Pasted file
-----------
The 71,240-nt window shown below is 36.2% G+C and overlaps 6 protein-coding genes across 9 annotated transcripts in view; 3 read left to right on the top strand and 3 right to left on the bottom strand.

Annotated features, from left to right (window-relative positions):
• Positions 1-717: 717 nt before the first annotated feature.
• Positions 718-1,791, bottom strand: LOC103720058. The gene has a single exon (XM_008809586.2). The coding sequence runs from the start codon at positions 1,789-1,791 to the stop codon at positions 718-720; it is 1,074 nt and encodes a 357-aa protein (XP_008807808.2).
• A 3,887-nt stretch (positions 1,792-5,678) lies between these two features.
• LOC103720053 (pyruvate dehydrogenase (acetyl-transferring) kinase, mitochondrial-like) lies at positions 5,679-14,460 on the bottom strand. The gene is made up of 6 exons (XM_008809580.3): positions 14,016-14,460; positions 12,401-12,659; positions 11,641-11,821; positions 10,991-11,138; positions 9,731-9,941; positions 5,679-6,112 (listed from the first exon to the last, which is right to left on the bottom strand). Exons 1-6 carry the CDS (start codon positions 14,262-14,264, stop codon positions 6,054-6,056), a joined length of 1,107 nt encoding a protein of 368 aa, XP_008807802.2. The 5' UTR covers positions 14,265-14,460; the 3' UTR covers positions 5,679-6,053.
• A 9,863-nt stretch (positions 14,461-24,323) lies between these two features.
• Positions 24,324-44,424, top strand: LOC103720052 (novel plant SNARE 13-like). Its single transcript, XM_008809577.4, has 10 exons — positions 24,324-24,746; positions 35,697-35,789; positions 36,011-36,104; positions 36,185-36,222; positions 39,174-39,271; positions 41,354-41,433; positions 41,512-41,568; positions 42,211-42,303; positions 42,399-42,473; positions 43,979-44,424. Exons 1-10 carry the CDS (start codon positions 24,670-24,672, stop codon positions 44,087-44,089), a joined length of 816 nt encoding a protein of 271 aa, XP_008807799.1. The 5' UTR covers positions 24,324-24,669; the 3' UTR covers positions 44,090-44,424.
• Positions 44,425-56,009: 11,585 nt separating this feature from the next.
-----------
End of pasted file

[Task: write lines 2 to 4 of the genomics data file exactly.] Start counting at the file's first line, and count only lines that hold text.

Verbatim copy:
Annotated features, from left to right (window-relative positions):
• Positions 1-717: 717 nt before the first annotated feature.
• Positions 718-1,791, bottom strand: LOC103720058. The gene has a single exon (XM_008809586.2). The coding sequence runs from the start codon at positions 1,789-1,791 to the stop codon at positions 718-720; it is 1,074 nt and encodes a 357-aa protein (XP_008807808.2).